Oric Bovar, the cult leader who was arrested Dec. 8th when he was found trying to revive a follower who had been dead two months, jumped to his death yesterday morning shortly before he was to appear in court on a charge of failing to report a death.
The 59-year-old mystic and astrologer jumped from his 10th-floor apartment at 817 West End Avenue , at 100th Street, leaving a note, the police said. Mr. Bovar was arrested in December with five of his followers who had been praying over the dead member’s body. Mr. Davis said he knew of no basis for reports that Mr. Bovar had asserted that he could jump out of a window and come back without falling.
Mr. Bovar and his friends were arrested in the apartment of Alexandros Hatzitheodorou, 29, at 60 Riverside Drive, at 76th Street. Mr. H had been dead since Oct 9th, the police said, and the group maintained a constant prayer vigil in the expectation that he would revive. Mr. Bovar at one time had 200 followers, including well-known entertainment personalities Bernadette Peters and Carol Burnett have acknowledged knowing Mr. Bovar but they said they had broken off contact with him.
A man of compelling presence to many, Mr. Bovar was said to have undergone a personality change – an emotional breakdown, according to some – about two years ago. When he began telling followers he was Jesus Christ and when he began his attempt at resurrecting Mr. H, some followers left.
The bizarre story of Von Mierers, whose death last year from AIDS spared him a likely prison sentence, brings to mid the even weirder story of Bernadette Peters's guru. In the seventies, Oric Bovar, who was renowned in Broadway circles for his uncannily accurate astrological charts and prescribed meditations that brought inner peace to such disciples as Peters, Carol Burnett, the ever-seeking Marsha Mason, and Neil Simon, became convinced that he was Jesus Christ and claimed that he could endure a year without going to the bathroom. One follower became convinced that Bovar was indeed divine when, during their first telephone conversation, he received an electric shock. On Christmas Eve 1975, Bovar instructed his followers to look up at the sky, and they saw him create a star.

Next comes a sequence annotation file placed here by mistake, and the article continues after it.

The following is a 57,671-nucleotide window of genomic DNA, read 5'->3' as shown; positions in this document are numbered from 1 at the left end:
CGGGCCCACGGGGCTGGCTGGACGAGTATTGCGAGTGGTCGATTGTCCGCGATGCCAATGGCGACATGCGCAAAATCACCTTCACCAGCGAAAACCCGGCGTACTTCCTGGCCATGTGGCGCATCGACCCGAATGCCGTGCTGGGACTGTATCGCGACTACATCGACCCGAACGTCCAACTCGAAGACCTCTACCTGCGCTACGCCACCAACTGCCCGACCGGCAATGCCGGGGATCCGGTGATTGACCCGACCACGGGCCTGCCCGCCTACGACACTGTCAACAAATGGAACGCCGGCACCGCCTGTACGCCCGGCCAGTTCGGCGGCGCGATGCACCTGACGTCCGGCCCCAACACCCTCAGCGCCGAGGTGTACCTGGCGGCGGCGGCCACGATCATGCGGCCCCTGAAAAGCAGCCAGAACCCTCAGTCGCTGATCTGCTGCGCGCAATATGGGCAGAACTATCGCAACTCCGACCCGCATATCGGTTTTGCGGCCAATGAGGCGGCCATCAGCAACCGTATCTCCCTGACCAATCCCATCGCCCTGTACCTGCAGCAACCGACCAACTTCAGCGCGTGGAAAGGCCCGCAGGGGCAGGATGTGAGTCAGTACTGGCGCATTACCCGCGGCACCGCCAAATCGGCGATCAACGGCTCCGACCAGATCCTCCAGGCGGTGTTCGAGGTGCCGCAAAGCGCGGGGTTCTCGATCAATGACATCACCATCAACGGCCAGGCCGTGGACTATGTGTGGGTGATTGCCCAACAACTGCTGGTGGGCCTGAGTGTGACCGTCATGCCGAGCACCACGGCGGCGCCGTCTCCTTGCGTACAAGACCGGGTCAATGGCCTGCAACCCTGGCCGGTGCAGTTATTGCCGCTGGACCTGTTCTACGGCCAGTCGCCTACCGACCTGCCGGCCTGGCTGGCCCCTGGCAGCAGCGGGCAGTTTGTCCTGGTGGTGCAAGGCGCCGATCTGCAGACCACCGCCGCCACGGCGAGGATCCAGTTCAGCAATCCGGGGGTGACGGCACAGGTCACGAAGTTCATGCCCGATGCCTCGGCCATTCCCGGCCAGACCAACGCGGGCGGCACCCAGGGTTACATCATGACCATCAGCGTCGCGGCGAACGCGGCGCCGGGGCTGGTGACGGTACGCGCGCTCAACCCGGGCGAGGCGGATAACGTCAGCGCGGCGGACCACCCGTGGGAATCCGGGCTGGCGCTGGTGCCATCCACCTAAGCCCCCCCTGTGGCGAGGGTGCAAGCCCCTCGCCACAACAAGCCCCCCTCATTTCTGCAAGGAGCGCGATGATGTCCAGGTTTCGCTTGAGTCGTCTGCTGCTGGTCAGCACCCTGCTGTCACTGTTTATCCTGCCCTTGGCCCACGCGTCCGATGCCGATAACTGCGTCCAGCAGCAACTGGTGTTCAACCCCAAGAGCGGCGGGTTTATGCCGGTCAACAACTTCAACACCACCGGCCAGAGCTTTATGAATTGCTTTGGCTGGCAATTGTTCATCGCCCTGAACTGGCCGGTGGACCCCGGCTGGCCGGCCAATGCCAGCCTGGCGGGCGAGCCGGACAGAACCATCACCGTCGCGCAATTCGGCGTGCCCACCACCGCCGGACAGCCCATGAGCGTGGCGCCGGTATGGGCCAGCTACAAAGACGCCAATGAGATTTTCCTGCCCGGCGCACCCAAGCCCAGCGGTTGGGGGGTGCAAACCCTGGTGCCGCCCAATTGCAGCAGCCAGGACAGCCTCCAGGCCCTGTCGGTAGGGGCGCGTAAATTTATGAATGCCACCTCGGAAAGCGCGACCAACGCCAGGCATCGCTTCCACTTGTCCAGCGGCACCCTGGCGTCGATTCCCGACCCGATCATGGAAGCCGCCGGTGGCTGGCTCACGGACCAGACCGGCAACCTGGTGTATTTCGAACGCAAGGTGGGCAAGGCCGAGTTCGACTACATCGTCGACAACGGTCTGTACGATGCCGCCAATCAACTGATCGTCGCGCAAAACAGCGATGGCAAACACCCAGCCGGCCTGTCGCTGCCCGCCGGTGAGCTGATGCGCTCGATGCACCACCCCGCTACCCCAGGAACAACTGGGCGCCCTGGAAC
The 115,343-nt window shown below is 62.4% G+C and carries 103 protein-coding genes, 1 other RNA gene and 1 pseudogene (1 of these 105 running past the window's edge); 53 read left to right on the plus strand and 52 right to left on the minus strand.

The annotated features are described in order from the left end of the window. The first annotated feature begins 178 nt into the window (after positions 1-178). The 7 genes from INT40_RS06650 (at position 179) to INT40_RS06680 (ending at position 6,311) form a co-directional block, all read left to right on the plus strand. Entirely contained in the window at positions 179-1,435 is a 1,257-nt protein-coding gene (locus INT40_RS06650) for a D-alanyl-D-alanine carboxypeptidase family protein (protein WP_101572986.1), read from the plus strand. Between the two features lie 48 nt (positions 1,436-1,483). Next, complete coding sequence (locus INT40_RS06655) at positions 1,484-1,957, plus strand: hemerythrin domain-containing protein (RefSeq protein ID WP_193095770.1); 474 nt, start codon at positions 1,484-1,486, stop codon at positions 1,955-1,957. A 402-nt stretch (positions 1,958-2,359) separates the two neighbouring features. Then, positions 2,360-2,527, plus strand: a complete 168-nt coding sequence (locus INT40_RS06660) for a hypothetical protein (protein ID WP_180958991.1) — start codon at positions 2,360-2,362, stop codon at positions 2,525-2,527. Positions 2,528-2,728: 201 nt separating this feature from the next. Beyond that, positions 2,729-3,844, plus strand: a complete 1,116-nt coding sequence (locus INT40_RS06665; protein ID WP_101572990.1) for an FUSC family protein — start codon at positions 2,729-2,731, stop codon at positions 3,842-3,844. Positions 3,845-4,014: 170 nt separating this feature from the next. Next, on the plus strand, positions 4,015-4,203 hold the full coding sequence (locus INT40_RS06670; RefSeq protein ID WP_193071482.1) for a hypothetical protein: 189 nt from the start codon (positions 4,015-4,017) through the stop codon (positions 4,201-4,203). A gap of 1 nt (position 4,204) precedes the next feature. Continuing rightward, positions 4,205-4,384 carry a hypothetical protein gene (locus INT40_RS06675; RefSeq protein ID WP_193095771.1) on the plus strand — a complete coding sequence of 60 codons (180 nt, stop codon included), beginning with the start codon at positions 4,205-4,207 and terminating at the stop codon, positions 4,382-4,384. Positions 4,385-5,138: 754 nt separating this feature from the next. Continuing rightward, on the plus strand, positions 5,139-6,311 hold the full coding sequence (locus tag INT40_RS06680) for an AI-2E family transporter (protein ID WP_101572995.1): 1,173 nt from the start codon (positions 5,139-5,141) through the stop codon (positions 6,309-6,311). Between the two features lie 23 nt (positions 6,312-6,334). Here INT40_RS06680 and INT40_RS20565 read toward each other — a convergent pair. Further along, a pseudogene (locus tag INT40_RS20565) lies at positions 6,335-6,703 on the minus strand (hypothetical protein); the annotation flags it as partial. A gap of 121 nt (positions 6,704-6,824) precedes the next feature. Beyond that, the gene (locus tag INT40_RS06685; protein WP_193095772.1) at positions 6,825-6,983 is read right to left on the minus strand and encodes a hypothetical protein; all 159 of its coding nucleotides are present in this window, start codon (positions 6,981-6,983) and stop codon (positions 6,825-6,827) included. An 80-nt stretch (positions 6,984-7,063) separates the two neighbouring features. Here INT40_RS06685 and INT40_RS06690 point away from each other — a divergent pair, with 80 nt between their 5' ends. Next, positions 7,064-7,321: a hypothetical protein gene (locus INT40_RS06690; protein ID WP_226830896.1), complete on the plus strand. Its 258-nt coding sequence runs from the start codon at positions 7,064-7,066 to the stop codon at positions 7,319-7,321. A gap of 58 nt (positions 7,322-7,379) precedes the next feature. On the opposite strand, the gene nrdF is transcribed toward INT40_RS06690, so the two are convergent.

As Bovar went bonkers, some of his followers dropped off, but not Peters. In the summer of 1976, he announced that Christmas would now be celebrated on his birthday, August 29. He began arranging marriages for his devotees--"Someone would come into the room and he would say, 'This is your husband--you must marry him,'" one recalls--and spent his free time watching The Exorcist. He put his followers on strict diets and forbade them to have sex.
Bovar's greatest feat was to have been the resurrection of twenty-nine-year-old Stephanos Hatzitheodorou, a disciple who died of cancer in his New York apartment in the fall of '76. After covering the body with a shawl, Bovar and five disciples kept a vigil over the corpse, chanting, "Rise, Stephan, rise, rise, rise." It was only then that Peters, whom the New York Times called one of Bovar's most loyal devotees, jumped ship. For two months, the group changed over the body, until a woman who identified herself as Mary Magdalene called the cops. His arrest for violating the health code by keeping a decaying corpse in the apartment marked the beginning of the end for Bovar, who was now referring to himself as "my son, Oric Bovar." Hours before he was to answer his doubters, he jumped out a window, intending to appear in resurrected glory in court.
Farnsworth Fowle April 15, 1977 New York Times